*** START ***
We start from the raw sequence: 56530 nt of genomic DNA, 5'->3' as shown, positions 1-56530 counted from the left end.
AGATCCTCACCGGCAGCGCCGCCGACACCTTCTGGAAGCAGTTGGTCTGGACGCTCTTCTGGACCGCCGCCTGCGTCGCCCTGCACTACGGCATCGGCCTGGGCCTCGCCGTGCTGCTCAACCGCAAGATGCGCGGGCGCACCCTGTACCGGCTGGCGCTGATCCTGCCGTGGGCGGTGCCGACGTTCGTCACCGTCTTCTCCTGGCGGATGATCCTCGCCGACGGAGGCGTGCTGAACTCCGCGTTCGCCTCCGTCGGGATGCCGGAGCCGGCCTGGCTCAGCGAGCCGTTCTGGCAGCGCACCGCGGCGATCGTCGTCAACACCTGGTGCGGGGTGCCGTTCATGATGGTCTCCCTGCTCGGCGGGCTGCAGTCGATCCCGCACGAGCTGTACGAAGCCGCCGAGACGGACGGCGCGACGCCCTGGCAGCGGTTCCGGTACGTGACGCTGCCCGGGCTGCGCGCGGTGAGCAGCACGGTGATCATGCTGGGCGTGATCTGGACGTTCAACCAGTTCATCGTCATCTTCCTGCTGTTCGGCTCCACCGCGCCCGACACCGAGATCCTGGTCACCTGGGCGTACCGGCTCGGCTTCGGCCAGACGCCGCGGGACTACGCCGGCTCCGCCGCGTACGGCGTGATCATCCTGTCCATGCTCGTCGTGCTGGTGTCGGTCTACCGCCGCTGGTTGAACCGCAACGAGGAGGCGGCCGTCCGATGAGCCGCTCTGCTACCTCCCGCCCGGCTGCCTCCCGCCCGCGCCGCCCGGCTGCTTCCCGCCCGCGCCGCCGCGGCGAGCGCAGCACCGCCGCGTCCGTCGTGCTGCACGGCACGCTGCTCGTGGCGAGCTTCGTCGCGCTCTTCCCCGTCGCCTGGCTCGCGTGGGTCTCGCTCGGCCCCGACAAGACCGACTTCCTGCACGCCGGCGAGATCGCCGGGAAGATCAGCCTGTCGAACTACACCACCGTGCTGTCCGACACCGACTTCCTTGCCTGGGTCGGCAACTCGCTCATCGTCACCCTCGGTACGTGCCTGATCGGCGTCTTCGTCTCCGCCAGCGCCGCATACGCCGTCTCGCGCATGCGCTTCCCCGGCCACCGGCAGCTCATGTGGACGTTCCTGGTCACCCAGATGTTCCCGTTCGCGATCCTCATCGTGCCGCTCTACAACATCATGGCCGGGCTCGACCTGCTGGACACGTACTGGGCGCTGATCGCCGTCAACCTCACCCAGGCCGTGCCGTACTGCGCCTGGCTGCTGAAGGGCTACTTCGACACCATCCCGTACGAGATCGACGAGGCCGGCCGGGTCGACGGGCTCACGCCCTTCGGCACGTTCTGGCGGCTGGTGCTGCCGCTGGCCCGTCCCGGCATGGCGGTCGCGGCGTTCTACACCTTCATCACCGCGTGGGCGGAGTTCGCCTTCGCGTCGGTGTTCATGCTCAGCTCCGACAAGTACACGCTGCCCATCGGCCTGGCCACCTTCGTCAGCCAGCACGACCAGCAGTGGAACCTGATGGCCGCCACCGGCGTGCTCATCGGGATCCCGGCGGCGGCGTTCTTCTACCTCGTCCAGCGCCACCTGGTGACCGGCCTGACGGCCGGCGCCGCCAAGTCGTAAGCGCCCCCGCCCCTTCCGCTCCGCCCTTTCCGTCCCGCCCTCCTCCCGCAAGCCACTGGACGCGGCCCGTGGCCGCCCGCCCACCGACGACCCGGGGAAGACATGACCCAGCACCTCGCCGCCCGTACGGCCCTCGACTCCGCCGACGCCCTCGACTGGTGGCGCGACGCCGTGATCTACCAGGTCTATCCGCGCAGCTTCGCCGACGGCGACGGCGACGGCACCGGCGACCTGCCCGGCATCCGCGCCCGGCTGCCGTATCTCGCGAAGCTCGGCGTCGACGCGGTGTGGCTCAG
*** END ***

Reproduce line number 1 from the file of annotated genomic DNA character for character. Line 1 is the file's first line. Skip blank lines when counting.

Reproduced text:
We start from the raw sequence: 56530 nt of genomic DNA, 5'->3' as shown, positions 1-56530 counted from the left end.